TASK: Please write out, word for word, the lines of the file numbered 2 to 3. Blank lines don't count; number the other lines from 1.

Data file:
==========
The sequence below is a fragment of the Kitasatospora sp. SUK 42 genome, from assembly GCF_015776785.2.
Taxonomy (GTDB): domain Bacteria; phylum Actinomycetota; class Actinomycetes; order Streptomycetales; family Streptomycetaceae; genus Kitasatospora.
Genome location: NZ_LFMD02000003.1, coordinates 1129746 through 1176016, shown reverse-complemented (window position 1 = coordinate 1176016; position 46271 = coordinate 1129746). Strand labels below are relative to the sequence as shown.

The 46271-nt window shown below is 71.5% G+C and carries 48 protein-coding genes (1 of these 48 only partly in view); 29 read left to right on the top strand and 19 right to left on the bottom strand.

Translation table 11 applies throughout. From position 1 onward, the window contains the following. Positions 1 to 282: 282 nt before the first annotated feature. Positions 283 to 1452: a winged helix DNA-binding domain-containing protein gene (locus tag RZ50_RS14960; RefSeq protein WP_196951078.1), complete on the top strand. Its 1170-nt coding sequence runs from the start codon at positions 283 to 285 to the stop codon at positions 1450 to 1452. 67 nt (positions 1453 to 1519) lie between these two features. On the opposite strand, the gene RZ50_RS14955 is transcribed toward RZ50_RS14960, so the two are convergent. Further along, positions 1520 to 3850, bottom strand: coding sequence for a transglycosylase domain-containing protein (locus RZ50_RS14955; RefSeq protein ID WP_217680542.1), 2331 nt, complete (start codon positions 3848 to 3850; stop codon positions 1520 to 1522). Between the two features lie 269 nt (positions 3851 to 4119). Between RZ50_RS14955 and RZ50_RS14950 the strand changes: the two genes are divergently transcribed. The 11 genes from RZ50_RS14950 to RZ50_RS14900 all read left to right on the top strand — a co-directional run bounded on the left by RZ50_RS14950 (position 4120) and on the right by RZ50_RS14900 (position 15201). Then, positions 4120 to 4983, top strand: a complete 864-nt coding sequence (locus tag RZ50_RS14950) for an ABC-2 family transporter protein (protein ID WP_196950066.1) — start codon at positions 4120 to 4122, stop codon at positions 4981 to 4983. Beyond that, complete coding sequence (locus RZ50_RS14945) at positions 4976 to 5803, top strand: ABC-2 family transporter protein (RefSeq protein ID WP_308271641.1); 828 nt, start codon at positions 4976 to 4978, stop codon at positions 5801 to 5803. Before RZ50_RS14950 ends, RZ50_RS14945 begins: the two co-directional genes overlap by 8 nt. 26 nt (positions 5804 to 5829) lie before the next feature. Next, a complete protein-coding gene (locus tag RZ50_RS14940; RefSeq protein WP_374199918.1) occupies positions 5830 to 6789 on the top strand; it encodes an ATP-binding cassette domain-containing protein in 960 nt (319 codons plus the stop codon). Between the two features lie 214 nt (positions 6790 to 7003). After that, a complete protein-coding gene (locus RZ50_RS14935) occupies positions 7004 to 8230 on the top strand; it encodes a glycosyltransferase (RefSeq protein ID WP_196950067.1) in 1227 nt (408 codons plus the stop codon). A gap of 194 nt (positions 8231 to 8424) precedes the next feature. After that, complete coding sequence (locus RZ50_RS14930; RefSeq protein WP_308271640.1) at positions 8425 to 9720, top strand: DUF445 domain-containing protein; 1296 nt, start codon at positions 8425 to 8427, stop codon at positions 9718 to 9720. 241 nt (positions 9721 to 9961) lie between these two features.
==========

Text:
Taxonomy (GTDB): domain Bacteria; phylum Actinomycetota; class Actinomycetes; order Streptomycetales; family Streptomycetaceae; genus Kitasatospora.
Genome location: NZ_LFMD02000003.1, coordinates 1129746 through 1176016, shown reverse-complemented (window position 1 = coordinate 1176016; position 46271 = coordinate 1129746). Strand labels below are relative to the sequence as shown.